Wednesday 20 February 2002

I look back to my diary entry of exactly one year ago. Charles Trenet had just died. My Citroen had just been repaired and I was feeling - after a bout of groaning self pity the day before - as though I might survive after all.

There's a lot I could say about the year in between. This journal is not the place to write about the foot and mouth horror any more. All I shall say here - a year on - is this:

I had no idea that a tragedy was about to overtake millions of animals and hundreds of kindly people, hurtling them into a misery we would never have believed could possibly happen in Britain - and of which most people, even now - have no inkling.

I had no idea that I would be idiot enough deliberately to put myself in the thick of it instead of sensibly turning away, no idea that I would be spending months back in Britain, no conception of having the bare faced cheek to organise a meeting of vets, lawyers and MPs, chairing it with schoolmarmly firmness inside the very House of Commons, and no idea of the fine people, the vets, the lawyers and the scientists but most of all the brave, kindly, saddened people I was to meet through the internet or, even better, face to face.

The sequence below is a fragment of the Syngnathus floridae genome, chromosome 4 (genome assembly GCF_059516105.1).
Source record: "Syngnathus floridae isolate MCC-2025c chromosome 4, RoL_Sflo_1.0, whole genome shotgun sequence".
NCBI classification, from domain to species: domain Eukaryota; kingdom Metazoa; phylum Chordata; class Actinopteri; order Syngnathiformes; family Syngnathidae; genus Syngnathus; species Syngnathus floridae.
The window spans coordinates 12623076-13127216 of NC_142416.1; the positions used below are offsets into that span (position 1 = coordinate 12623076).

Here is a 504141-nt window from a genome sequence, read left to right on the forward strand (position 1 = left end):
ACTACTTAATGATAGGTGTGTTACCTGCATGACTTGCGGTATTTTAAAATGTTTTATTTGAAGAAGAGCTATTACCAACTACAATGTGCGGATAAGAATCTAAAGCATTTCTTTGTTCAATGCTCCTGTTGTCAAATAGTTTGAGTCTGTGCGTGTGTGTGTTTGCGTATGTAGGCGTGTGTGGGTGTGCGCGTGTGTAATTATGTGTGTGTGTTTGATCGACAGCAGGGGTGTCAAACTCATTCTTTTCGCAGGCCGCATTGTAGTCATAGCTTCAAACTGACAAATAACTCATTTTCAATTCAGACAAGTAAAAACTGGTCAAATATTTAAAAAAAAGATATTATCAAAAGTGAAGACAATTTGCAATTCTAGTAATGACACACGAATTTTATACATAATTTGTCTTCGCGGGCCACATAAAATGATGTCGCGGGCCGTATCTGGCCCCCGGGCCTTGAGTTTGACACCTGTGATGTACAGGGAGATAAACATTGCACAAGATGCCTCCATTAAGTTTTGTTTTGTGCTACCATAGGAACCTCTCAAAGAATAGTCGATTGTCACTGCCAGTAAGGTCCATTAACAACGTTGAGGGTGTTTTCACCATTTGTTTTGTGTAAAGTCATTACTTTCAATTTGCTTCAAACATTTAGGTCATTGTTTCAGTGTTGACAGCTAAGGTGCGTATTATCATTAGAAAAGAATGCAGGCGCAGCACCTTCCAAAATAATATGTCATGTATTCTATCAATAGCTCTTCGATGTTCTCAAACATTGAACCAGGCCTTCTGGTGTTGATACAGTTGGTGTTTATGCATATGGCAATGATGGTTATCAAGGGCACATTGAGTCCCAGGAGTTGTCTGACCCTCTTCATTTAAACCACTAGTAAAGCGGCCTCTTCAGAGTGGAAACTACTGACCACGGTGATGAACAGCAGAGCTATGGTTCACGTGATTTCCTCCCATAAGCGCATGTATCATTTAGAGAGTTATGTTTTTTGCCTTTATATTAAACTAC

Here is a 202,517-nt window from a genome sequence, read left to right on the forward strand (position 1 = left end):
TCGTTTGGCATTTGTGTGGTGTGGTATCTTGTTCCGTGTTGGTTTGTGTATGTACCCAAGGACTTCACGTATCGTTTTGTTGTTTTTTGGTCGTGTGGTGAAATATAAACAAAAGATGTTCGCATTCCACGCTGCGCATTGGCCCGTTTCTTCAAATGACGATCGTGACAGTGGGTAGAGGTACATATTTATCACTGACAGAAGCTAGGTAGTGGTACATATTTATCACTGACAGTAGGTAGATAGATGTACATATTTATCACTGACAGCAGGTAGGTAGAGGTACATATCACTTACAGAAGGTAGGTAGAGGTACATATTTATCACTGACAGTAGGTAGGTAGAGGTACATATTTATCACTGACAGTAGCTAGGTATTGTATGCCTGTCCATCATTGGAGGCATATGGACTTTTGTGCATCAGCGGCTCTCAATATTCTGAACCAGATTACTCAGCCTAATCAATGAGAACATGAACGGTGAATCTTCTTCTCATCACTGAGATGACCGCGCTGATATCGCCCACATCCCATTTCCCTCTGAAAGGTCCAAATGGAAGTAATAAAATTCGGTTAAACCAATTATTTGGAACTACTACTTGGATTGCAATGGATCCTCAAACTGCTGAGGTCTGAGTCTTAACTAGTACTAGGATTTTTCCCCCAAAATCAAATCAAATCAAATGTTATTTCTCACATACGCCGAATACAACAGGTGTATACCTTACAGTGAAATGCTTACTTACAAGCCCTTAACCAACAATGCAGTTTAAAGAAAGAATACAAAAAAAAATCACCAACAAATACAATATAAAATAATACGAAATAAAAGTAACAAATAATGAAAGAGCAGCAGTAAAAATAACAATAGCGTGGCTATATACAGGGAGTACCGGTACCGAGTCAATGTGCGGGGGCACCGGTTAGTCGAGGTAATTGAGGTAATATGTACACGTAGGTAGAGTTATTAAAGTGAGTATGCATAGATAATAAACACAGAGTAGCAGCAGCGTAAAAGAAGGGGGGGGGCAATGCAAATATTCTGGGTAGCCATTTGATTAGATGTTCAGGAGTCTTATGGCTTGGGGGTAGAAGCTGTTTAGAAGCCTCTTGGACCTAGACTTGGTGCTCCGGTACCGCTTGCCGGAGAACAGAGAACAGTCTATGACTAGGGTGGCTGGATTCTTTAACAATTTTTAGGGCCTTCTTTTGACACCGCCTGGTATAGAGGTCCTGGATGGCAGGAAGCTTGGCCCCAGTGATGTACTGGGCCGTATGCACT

Far too many people swallow the party line about millionaire farmers and a government that, although initially overwhelmed, did what it could.. It is increasingly hard to bear or to contemplate their ignorance and the collusion of the press. Margaret Beckett called MAFF/DEFRA's handling of the epidemic "something of a small triumph" - and in that staggering phrase lies the gulf between what really happened and what the incompetent scientists, the government and and all their obsequious followers would like people to believe. I, who have followed the progress of the disease and of its crazy gang of modellers and handlers for several hours every day since the beginning of May, know that it was a triumph only of propaganda. I simply can't put into words the sadness I now feel for England and - since the mad politicisation of food production by the big conglomerates and their ambitious poodles now stretches throughout the globe - that I feel for the natural world. Like Candide, I shall cultivate my garden, grow my cabbages and write my french journal - but it is with a very much sadder heart.

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